Traditional publishing is definitely cloud cuckoo-land.

    For years, the entire publishing ecosystem was predicated on having a lock over distribution and visibility. That’s why traditional publishers never progressed beyond a cargo-cult-level understanding of their market.

    And it’s also why they are having so much trouble understanding that readers don’t care about them and authors don’t need them anymore, now that their lock on distribution is gone.

  8. I am trying to read Wolf Hall. Halfway through, I’m infuriated by the indiscriminate use of ‘he’ and the monotonous tone of the scenes. Mantel has taken understatement to a new pitch, haha, and we were sold this book as a study in one man’s interiority. So, feeling like I’m that last on the planet to not love this Booker winner, I go onto Goodreads and find hordes of ‘he’ haters have risen from the swamp and complained that La Mantel has no clothes, so to speak. Many others loved the book, too, but clearly a book that was rammed down the market’s throat with acclaim and prizes, TV and stage adaptations, etc., is for many, just badly written and pretentious in style.

    The market is changing; publishers can say its devolving or evolving or expanding or disintegrating, but I’m glad I found I wasn’t alone.

    And I will repeat on this blog for those who missed it before, the way The Goldfinch was blanket-bombed onto the market was North Korean in breadth but well disguised by traditional ‘free market’ sales and distribution practices.

    Readers are only at the beginning of breaking their shackles.

    • Publishers REALLY wish we would read the things they enjoyed PRETENDING to have read while getting their MFAs.

      Meanwhile, dreaded genre drives their profits.

      And that’s the segment of the market they’re losing the quickest.

      I have a lot of fun conversations with Mike Shatzkin about how much trouble BPHs are in, and he keeps telling me, “But most of what you’re saying only applies to genre.”

      Let’s take away HUNGER GAMES, and 50 SHADES, and Patterson, and Potter, and Dan Brown, et al and see what’s left.

      The blatant disregard for readers’ wishes is the single most toxic force in big publishing, and that’s saying something. Because there’s an entire cocktail soaking the joint.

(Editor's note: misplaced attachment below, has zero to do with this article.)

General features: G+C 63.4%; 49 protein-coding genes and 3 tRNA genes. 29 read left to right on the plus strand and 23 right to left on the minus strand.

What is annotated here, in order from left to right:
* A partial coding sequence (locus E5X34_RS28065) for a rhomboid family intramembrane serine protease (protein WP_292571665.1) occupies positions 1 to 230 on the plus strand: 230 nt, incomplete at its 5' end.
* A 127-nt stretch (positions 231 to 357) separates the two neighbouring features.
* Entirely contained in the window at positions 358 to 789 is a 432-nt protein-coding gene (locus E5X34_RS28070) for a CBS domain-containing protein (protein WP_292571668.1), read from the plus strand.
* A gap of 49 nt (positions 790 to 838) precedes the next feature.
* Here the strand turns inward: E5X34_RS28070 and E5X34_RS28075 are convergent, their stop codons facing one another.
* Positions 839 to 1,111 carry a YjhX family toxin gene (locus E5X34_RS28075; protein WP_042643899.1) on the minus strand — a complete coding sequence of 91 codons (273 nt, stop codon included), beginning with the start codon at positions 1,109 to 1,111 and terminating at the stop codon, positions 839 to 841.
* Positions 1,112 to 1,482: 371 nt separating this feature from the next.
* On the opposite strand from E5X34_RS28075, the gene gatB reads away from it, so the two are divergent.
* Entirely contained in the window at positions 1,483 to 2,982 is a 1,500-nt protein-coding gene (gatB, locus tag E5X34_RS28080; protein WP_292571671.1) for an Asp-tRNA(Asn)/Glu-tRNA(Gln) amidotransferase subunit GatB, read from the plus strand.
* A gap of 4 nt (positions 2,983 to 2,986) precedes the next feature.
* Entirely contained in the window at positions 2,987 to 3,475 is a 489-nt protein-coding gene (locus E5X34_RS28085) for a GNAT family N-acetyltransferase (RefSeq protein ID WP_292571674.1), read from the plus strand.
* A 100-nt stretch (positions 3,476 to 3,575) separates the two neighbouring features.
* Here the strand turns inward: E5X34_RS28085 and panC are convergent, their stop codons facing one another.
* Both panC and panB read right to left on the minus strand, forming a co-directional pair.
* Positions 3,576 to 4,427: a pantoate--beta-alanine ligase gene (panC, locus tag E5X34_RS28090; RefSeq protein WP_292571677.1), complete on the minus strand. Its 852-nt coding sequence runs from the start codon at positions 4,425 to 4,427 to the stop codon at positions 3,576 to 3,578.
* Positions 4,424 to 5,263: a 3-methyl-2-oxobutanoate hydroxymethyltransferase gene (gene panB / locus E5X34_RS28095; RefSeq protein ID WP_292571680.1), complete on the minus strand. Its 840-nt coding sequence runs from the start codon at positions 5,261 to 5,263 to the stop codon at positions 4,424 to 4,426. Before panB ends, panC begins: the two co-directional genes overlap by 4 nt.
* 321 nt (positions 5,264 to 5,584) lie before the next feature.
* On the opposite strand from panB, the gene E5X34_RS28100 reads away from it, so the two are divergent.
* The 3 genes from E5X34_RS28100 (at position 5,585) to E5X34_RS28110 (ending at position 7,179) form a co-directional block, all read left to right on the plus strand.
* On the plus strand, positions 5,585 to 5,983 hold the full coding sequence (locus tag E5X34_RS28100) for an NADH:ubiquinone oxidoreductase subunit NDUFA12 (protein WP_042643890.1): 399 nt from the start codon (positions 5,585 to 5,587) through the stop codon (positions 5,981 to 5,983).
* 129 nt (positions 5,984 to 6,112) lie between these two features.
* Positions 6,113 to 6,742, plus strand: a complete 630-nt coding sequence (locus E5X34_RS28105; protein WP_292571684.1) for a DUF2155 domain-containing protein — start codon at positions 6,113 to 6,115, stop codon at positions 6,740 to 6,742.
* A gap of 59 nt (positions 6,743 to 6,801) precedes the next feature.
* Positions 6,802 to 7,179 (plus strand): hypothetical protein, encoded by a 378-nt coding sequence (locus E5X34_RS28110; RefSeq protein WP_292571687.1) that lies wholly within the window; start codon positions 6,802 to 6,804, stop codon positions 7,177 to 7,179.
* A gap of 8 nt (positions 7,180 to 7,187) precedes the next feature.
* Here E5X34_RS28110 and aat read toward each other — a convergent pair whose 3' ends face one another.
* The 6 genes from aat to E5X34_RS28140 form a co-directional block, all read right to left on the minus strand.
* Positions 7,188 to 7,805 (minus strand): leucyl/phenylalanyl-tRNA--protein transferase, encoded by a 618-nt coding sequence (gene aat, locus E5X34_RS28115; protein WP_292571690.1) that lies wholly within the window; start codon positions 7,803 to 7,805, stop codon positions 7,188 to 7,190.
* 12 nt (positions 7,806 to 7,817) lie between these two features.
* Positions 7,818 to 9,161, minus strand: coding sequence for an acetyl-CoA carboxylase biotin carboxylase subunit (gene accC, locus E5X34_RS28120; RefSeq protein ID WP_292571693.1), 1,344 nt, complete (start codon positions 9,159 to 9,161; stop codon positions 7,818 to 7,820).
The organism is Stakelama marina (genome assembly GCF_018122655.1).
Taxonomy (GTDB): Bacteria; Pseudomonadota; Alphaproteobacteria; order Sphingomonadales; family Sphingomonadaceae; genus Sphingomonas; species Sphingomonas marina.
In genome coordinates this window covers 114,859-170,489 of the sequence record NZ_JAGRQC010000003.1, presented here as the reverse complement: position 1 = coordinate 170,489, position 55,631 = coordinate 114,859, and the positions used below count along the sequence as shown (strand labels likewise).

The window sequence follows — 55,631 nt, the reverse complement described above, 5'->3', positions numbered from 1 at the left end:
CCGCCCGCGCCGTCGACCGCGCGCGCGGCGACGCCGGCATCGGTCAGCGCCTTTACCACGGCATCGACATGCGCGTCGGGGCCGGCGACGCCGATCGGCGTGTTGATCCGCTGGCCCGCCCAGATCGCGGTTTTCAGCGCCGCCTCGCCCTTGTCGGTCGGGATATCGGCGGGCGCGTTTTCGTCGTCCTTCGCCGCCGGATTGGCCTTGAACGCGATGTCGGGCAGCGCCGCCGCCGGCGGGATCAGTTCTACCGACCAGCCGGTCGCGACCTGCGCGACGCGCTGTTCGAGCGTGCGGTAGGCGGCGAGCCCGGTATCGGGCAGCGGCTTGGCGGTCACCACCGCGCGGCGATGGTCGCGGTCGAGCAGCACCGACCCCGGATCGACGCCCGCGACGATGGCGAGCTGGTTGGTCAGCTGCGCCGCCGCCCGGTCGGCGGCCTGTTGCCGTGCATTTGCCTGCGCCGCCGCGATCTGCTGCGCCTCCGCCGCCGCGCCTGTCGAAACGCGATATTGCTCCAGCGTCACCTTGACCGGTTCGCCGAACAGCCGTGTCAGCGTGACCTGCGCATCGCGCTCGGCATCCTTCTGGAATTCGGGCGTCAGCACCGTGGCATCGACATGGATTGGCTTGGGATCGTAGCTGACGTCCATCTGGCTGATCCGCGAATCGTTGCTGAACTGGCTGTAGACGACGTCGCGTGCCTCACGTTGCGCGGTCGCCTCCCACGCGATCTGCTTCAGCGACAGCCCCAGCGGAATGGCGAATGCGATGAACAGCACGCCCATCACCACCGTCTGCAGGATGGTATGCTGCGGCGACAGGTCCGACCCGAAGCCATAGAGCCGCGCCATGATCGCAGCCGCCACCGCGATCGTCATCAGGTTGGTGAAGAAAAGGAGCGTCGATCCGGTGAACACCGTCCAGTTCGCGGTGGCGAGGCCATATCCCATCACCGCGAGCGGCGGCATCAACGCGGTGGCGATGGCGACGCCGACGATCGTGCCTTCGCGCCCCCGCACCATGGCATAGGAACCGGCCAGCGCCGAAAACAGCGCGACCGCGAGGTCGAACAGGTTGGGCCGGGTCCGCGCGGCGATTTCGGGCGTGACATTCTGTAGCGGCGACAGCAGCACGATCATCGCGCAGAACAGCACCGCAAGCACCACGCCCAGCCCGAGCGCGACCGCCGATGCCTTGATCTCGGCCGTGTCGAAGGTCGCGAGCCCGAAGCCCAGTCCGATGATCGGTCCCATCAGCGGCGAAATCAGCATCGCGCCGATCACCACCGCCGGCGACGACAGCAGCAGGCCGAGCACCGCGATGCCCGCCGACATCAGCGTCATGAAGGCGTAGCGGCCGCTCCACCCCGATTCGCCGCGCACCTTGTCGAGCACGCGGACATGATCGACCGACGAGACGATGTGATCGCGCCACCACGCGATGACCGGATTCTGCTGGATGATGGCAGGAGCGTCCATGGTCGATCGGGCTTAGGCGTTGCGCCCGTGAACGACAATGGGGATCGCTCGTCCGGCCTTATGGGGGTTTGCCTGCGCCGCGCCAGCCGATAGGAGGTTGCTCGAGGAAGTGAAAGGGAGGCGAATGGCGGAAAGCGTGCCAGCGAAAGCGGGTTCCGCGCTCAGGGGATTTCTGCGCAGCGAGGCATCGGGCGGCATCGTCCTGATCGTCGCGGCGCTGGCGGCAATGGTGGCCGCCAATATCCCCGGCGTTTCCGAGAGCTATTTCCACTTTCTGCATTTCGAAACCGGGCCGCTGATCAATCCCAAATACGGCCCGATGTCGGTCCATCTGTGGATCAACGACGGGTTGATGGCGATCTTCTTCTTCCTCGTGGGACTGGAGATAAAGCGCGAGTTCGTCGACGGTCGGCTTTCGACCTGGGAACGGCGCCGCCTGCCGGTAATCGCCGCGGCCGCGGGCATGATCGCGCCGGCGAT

• I have reached the point where I want the Big 5 to take all the 50 Shades, Hunger Games, Pattersons, and Browns. They deserve them!

        Just let me write what I want and settle for that select group of fans who understand.

        • Ah, but there’s the rub you see — because they wouldn’t know what a good thing looks like until long after it’s bitten them on the a$$ and eaten their lunch! 😉

          • Well, clearly all those authors know where their bread is buttered. Even self-pubbed super successes join the publishing world as soon as the publishers notice the “good” thing.

            This is all about money, not quality.

      • I’ve just never enjoyed reading a book by someone with an MFA. I tried to read some of T.C.Boyle and The Lumanaries (a Booker winner) and they just bored me. They felt overwritten and like they were, well, written for a college workshop.

        Are there any writers with Creative Writing MFAs worth reading? I really want to know.

        • @ Samuel

          “Are there any writers with Creative Writing MFAs worth reading? I really want to know.”

          Joe Haldeman.

      • Shatzkin my have a point.

        Publishers are losing fiction market share, but does that loss extend into nonfiction, textbooks, manuals?

        Most of what we observe changing is in fiction. That’s where the independents operate, that’s where Amazon KDP operates, that’s where eBooks have taken a big share, and that’s where the pressure on publishers comes from.

        If we are looking at the publishers as ongoing firm, and doing a financial analysis, we have to look at their full product range.

        However, if we limit ourselves to looking at the fiction segment, we see a very fdifferent picture.

        My expectation is that the conglomerates that own the publishers will just dump fiction, and keep the rest going.

    • I read the first 3 pages of Wolf Hall (it was a gift) and put it back on the shelf. Not for me.

      ETA, if you look at the book on Amazon, you’ll see a pattern in the review summary that always alerts me to a problematic book. While there are a fair number of 5 star reviews, the yellow bars that show the number of lesser reviews is both substantial and even below it. The review bars of a good book should have a cliff-overhang effect. If they just fall straight down, more or less evenly, something is wrong.

    • I don’t read Booker Prize winners (or even finalists) for this reason. Ditto other literary prizes.

      Finalists and winners in my favourite genre contests? Line me up.

  9. What will happen when readers get to pick what they read instead of publishers telling them what to read? Oh, the humanity … publishing will look like the Internet instead of a stodgy old literary journal.

    Hugh Howey is right … more or less, EVERYTHING is genre. “Literary fiction” is a genre. And a highly subsidized one that precious few people bother to read, at that.